Catch-up is not the whole story, though. In many industrial areas Swedish companies took a position at the technological frontier from an early point in time. Thus, in certain sectors there was also forging ahead,2 quickening the pace of structural change in the industrializing economy. Furthermore, during a century of fairly rapid growth new conditions have arisen that have required profound adaptation and a renewal of entrepreneurial activity as well as of economic policies.

The slow down in Swedish growth from the 1970s may be considered in this perspective. While in most other countries growth from the 1970s fell only in relation to growth rates in the golden post-war ages, Swedish growth fell clearly below the historical long run growth trend. It also fell to a very low level internationally. The 1970s certainly meant the end to a number of successful growth trajectories in the industrial society. At the same time new growth forces appeared with the electronic revolution, as well as with the advance of a more service based economy. It may be the case that this structural change hit the Swedish economy harder than most other economies, at least of the industrial capitalist economies. Sweden was forced into a transformation of its industrial economy and of its political economy in the 1970s and the 1980s that was more profound than in most other Western economies.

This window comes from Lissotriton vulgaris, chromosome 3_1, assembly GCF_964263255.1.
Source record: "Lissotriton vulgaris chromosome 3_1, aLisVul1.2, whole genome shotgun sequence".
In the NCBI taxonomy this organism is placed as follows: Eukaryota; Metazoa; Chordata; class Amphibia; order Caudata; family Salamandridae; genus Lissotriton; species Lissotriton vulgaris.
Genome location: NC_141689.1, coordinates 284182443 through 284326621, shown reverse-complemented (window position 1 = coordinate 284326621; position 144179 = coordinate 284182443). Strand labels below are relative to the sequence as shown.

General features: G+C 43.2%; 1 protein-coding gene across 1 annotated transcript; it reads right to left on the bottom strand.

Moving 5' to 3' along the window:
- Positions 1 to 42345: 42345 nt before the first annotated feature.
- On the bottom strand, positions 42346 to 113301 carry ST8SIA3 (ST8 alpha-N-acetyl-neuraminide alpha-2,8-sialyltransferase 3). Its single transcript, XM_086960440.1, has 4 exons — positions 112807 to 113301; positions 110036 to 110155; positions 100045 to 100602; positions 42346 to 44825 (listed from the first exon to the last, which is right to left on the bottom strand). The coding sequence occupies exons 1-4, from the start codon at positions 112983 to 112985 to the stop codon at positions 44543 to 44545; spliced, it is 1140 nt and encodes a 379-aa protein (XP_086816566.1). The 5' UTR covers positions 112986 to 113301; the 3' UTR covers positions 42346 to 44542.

A Statistical Overview, 1800-2000

Swedish economic development since 1800 may be divided into six periods with different growth trends, as well as different composition of growth forces.

Table 2 Annual Growth Rates in per Capita Production, Total Investments, Foreign Trade and Population in Sweden, 1800-2000

Period Per capita GDP Investments Foreign Trade Population
1800-1840 0.6 0.3 0.7 0.8
1840-1870 1.2 3.0 4.6 1.0
1870-1910 1.7 3.0 3.3 0.6
1910-1950 2.2 4.2 2.0 0.5
1950-1975 3.6 5.5 6.5 0.6
1975-2000 1.4 2.1 4.3 0.4
1800-2000 1.9 3.4 3.8 0.7

Source: Krantz/Schön (forthcoming 2007).